There are, however, two quite disturbing arguments raised by Rubin in his apology. First, he cites a fundamentally flawed study put out by the Commission on Growth and Development (a task force founded by the World Bank and a collection of “advisors” including Rubin) that purports to prove that market liberalization is a necessary condition for growth and development: “In the six decades since the end of the Second World War, there has been a broad movement around the world toward a model of market-based economics, public investment, and global integration. With that move came enormous economic progress in industrial countries, including the recovery of war-torn Europe and Japan and, as time went on, in various developing countries.” Further, “The commission also found that no economy anywhere in the world had been successful with largely state-directed activities and high walls against global integration. The evidence, in other words, strongly suggests that a market-based model is still the best way forward.”
Surprisingly, the countries he cites as examples of the success of the Neoliberal market model are South Korea, Singapore, China, and India. While it is true that these nations have relaxed constraints on markets, none is a good candidate for demonstrating the wondrous advantages of market-based economics. Indeed, most analysts recognize that there is a highly successful alternative Asian model of development that opens markets only as development reaches a sufficient level to compete in international markets. Development then continues almost in spite of markets, guided by the very visible hand of government.
And China? Can Rubin actually believe that China’s success is due to reliance on free markets? True, the Chinese government uses international markets when it sees an advantage. And it squelches markets when that is advantageous. Its ability to avoid any of the damages of the “market fall-out” occasioned by the crisis is proof not that markets “work” but that a sovereign government does not have to allow markets to dictate economic outcomes. China grows at an 8% pace in spite of markets. Maybe to spite them—to show off the superiority of its government-led model. And unlike Obama, its premier has no fear of being called a socialist as its government ramps up spending and reigns-in errant entrepreneurs (occasionally sentencing particularly nefarious individuals to death—a practice Rubin might want to adopt here?). It avoids financial crises by avoiding financialization of the sort that Rubin pushed onto the US economy.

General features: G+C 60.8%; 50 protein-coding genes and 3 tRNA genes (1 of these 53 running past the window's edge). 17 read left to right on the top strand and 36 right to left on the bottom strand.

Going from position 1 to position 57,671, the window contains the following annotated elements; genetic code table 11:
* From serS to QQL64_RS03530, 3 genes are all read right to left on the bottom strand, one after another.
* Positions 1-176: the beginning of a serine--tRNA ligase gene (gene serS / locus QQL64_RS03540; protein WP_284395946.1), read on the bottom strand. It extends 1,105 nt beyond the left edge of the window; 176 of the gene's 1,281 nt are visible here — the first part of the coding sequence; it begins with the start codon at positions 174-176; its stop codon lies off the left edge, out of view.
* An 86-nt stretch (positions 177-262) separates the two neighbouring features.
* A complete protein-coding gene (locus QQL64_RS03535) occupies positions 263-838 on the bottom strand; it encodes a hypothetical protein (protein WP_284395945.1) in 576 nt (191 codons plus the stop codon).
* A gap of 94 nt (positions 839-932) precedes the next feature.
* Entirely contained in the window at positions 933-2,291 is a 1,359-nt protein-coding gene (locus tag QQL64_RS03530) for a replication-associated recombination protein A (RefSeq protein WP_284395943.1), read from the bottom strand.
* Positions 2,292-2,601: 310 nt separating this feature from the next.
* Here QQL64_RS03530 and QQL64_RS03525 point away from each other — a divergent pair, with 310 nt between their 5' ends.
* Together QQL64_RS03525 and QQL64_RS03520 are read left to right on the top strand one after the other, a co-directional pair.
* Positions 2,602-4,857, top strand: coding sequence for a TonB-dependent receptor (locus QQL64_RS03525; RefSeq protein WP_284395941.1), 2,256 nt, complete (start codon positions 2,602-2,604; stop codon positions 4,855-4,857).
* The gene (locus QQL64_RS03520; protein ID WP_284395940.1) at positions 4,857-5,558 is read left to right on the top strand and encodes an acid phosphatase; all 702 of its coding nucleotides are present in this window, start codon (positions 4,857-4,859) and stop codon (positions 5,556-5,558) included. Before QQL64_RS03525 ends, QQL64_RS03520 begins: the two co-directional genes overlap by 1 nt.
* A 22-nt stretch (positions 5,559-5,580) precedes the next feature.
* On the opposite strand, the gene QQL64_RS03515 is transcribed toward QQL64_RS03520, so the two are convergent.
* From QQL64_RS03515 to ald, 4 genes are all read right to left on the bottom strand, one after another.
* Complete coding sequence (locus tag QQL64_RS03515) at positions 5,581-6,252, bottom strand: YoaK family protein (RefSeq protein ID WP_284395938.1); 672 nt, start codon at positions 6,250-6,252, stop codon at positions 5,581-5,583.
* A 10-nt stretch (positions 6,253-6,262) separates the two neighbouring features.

The other error is even more serious, as Rubin continues his role as cheerleader for deficit hawks. Clearly he learned nothing from his term as Clinton’s Treasury Secretary, when budget surpluses killed the economy and helped to bring on the NASDAQ-led equities crash. (Memo to Rubin: a decade later, stocks still have not recovered their values.) He still, mistakenly, believes that the Clinton boom was due to budget surpluses, failing to realize that the boom created the surpluses (as tax revenue exploded) and this fiscal drag sucked so much income and wealth out of the private sector that a crash was inevitable.
He now wants to prevent recovery or at least kill one should it get underway:
“Putting another major stimulus on top of already huge deficits and rising debt-to-GDP ratios would have risks. And further expansion of the Federal Reserve Board’s balance sheet could create significant problems. Second, while the measures taken were absolutely necessary, unwinding the stimulus, restoring a sound fiscal regime, undoing the expansion of the Federal Reserve Board’s balance sheet, and reducing government’s involvement in the financial system will be very difficult, both substantively and politically.”
So what we have is a former head of the Treasury, and who still plays an outsized role in advising Obama administration policy-makers like Geithner, who does not understand how the Treasury works (or, for that matter, how the Fed works). It spends by crediting bank accounts; it taxes by debiting them; and any net spending by the Treasury (called deficit spending) adds to the nongovernment sector’s net income and wealth. There are no risks that would arise from additional stimulus; but there are huge risks of not doing enough. Rather than focusing on the budget deficit—which provides no information of importance to guide policy-makers—Rubin ought to be recommending policy that could create the 25 million or so jobs we will need to restore the nation’s health.
As to unwinding the Fed’s balance sheet, that will be done simply and following normal Fed operational procedures. That is the topic for the next blog, which will also examine Bernanke’s mea culpa.